« on: April 30, 2008, 11:45:02 PM »
I'm one more question on one take-home exam away from being a 3L (thank God), so I don't really qualify, but what the hell...
I completely agree that outlining is vastly overrated. If you take good notes in class (not stenography, but listening to what the professor says and writing down the important stuff)(the more Socratic the professor, the harder this is) then that should be all you need to study for the final. Read it, know it, put tabs on it by topic so you can find it in a hurry. I wish I could get back all the hours I spent outlining as a 1L, what a complete waste of time.
Even so, in required classes, it's good to have an outline. But not yours - get a good one from a 2L or 3L. One of the best reasons to get involved in organizations (and pick one, maybe two, and get involved - you won't have time for more than that) is so that you can meet upperclassmen who had your professors last year or the year before. They are gold mines of information and good outlines. Go through it, tab it just like you did with your class notes, and know how to find the stuff in it.
Hornbooks are your best friend. My wife - who got her JD years ago - recommended them to me and I blew her off, thinking that I'd never have time to read them in addition to all the reading I was doing for class. I wised up this year - get a good hornbook for your class (ask the professor which one he recommends, that's usually a good suggestion) and stick it on the shelf. If you get confused about something during the semester, pull it out and look it up and you probably won't be confused any more. When you are preparing for the exam, read the sections that address the topics you covered in class and use them to supplement the notes that you took in class. The hornbook will tell you what the correct tests are for each issue - that should already be in your notes, but more than once I discovered that I'd written it down wrong when I was getting it in class, or I'd mixed something up. Buy them used online, but don't get editions that are too old (believe it or not, the law does evolve over the years even in the hoary old core subjects).
Don't be a butthead. There's really nothing to be gained by acting like a jerk, so be nice. It will pay dividends down the road.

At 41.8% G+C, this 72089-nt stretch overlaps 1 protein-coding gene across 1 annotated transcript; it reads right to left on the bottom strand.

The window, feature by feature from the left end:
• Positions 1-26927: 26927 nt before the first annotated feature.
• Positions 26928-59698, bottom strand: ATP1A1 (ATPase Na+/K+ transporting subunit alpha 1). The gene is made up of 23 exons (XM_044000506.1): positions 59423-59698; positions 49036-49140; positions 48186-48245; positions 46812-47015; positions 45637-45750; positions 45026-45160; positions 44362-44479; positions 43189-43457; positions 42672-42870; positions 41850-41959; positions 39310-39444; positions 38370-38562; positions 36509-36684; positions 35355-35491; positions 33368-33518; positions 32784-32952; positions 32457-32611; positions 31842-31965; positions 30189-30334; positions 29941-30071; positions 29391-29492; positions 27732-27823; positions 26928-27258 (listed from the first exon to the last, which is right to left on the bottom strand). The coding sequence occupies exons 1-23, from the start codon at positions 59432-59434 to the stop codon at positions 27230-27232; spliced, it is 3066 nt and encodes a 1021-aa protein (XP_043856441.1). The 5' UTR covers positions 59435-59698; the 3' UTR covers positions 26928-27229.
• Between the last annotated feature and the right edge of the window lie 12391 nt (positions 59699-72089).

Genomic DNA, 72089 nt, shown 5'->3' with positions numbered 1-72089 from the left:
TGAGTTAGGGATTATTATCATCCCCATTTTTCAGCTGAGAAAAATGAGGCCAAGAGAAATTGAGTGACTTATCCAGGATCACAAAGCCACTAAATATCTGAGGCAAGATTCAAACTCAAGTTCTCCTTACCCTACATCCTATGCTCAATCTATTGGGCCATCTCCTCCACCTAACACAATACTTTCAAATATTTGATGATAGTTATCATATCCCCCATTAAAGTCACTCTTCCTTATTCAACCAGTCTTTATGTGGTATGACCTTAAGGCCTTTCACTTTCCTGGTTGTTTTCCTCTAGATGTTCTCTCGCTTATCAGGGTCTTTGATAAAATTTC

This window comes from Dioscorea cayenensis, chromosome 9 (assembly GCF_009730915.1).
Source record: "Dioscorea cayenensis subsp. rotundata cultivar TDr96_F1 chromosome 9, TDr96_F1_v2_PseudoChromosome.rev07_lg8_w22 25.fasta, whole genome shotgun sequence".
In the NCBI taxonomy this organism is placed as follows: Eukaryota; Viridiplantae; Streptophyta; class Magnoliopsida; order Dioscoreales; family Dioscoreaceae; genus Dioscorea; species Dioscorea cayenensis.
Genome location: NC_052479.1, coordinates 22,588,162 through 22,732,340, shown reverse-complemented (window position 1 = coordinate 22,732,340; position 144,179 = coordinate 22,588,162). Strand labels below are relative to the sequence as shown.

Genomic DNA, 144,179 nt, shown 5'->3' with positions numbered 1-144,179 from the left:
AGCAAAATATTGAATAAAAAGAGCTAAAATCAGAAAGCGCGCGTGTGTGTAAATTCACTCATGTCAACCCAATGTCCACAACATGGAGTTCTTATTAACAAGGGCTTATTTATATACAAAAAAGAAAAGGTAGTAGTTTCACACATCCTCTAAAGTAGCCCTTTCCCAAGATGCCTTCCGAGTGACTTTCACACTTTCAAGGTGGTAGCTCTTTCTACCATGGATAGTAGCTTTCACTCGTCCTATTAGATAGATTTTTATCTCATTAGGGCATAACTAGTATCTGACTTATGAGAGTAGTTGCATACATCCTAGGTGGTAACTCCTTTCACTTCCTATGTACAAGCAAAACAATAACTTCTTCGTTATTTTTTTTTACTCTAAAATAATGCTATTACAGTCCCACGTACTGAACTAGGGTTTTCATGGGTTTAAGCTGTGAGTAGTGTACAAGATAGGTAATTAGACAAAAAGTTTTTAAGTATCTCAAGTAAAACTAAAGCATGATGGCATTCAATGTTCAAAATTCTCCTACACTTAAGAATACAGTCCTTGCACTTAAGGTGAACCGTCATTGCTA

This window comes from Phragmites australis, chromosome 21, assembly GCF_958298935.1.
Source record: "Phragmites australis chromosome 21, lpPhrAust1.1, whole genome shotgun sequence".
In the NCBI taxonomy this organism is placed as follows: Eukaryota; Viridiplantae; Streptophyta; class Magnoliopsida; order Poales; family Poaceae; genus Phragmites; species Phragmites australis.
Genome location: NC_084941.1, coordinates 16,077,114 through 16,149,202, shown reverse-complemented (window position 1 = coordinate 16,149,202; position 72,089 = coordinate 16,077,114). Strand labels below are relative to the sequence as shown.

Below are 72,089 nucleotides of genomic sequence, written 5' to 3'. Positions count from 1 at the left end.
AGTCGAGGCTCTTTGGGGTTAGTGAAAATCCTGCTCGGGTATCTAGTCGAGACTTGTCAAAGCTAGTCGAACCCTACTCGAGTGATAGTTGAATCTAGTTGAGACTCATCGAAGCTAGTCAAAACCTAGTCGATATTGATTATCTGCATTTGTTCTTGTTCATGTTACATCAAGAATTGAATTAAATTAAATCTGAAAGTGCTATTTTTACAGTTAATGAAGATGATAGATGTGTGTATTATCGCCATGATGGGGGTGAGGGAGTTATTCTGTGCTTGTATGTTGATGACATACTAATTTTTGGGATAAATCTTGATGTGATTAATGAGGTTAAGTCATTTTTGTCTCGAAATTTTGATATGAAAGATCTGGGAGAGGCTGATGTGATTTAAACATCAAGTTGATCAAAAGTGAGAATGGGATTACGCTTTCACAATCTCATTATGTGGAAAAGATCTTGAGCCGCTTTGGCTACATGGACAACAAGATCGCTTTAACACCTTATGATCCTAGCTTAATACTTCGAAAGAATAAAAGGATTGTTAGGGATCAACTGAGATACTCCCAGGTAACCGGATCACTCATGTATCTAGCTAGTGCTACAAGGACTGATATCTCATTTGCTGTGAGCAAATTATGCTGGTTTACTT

Share your notes.
Find a passion for something, whether it is journal, moot court, mock trial, a club, whatever. Volunteer. Be a leader in it. It will be a pain in the ass more often than not, but it will help keep you sane.
Get the hell out of the law school as often as possible.
Get to know the deans, professors, and staff. Say hello. Make conversation. The time will come when you will want to ask them for favors, and it will help if you know them and they know you. You don't have as much control over your grades as you'd like to think you do, but you have lots of control over your reputation. In the long run, your reputation will get you a lot farther than your law school grades will. Start working on it now. You'll be glad you did, and it really doesn't take any effort.
Try to see the humor in things. Remember that almost everything that happens in law school has an element of the absurd to it. If you can keep smiling at that, it'll help you get through it with your sanity intact.
Eat good food. But not too much of it.
If you have to go up or down one floor, take the stairs.
Go outside and look at the stars every now and then.
Try to keep your house/apartment/room relatively neat. You'll feel more organized if the things that surround you look organized.
When you get a chance, take useful classes. Try to avoid classes with closed-book exams.
There's more, but I'm going to finish this exam if it kills me. Best of luck next year to all.